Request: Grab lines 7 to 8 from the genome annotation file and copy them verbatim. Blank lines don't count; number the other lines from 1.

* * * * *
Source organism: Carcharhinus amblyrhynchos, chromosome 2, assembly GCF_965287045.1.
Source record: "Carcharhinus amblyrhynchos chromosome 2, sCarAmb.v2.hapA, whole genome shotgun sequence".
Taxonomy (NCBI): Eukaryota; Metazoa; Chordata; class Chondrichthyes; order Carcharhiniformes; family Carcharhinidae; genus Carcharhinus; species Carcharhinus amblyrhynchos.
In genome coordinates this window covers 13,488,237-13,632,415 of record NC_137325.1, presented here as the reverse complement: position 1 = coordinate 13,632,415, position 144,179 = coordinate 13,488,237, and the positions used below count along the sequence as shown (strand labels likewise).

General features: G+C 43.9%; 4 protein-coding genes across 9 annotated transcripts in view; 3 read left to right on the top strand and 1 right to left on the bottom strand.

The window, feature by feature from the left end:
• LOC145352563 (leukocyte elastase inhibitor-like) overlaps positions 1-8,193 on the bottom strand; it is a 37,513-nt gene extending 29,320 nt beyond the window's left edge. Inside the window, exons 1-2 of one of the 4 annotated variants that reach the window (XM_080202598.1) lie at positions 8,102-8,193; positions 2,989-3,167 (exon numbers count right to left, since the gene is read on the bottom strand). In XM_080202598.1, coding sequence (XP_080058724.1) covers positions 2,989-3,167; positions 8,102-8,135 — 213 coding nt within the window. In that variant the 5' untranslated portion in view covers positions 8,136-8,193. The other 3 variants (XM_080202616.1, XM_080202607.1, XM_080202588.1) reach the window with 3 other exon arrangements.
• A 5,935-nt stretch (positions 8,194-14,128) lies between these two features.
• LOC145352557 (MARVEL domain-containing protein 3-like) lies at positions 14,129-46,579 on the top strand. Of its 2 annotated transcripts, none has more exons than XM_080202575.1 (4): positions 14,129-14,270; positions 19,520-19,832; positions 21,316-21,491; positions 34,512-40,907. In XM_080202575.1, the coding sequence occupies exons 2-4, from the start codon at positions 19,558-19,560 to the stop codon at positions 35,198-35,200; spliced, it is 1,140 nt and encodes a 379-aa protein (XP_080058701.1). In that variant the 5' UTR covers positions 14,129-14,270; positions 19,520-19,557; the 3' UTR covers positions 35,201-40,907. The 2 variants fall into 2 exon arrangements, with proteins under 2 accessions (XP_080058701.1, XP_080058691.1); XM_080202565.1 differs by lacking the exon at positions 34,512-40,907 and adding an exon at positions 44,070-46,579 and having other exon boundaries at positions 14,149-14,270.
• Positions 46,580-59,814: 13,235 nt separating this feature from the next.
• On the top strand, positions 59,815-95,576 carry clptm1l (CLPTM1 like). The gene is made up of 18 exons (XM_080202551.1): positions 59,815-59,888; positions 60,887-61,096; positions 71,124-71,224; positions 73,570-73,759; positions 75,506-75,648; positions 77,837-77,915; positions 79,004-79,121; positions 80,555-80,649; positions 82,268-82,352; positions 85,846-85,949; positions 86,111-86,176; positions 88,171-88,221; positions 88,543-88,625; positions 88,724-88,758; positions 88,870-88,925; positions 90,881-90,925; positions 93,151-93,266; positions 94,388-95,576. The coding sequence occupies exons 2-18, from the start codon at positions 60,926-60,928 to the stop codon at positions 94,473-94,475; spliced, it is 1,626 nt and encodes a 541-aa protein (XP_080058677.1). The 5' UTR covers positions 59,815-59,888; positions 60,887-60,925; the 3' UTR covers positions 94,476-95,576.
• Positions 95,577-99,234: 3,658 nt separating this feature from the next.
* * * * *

• LOC145352563 (leukocyte elastase inhibitor-like) overlaps positions 1-8,193 on the bottom strand; it is a 37,513-nt gene extending 29,320 nt beyond the window's left edge. Inside the window, exons 1-2 of one of the 4 annotated variants that reach the window (XM_080202598.1) lie at positions 8,102-8,193; positions 2,989-3,167 (exon numbers count right to left, since the gene is read on the bottom strand). In XM_080202598.1, coding sequence (XP_080058724.1) covers positions 2,989-3,167; positions 8,102-8,135 — 213 coding nt within the window. In that variant the 5' untranslated portion in view covers positions 8,136-8,193. The other 3 variants (XM_080202616.1, XM_080202607.1, XM_080202588.1) reach the window with 3 other exon arrangements.
• A 5,935-nt stretch (positions 8,194-14,128) lies between these two features.